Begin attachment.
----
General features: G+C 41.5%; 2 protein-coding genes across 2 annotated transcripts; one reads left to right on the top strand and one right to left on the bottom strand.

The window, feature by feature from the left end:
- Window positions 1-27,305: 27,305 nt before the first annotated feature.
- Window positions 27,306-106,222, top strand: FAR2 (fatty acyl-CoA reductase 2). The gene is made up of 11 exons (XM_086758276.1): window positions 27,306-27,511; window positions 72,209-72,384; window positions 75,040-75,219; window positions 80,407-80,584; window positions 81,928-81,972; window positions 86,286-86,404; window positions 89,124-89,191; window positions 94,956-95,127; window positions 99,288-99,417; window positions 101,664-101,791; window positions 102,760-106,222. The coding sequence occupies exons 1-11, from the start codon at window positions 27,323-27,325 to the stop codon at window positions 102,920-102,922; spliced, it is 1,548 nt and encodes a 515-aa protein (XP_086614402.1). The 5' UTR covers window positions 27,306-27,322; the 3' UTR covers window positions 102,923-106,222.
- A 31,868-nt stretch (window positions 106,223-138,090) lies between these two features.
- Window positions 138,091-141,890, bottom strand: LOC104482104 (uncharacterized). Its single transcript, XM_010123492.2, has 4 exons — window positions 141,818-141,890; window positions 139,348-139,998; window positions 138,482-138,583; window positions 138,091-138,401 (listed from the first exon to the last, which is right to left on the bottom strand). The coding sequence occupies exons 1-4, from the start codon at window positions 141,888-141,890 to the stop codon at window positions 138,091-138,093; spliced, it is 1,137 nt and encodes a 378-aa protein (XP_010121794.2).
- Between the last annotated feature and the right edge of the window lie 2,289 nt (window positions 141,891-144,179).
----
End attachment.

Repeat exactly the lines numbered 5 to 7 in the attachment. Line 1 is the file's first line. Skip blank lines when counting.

- A 31,868-nt stretch (window positions 106,223-138,090) lies between these two features.
- Window positions 138,091-141,890, bottom strand: LOC104482104 (uncharacterized). Its single transcript, XM_010123492.2, has 4 exons — window positions 141,818-141,890; window positions 139,348-139,998; window positions 138,482-138,583; window positions 138,091-138,401 (listed from the first exon to the last, which is right to left on the bottom strand). The coding sequence occupies exons 1-4, from the start codon at window positions 141,888-141,890 to the stop codon at window positions 138,091-138,093; spliced, it is 1,137 nt and encodes a 378-aa protein (XP_010121794.2).
- Between the last annotated feature and the right edge of the window lie 2,289 nt (window positions 141,891-144,179).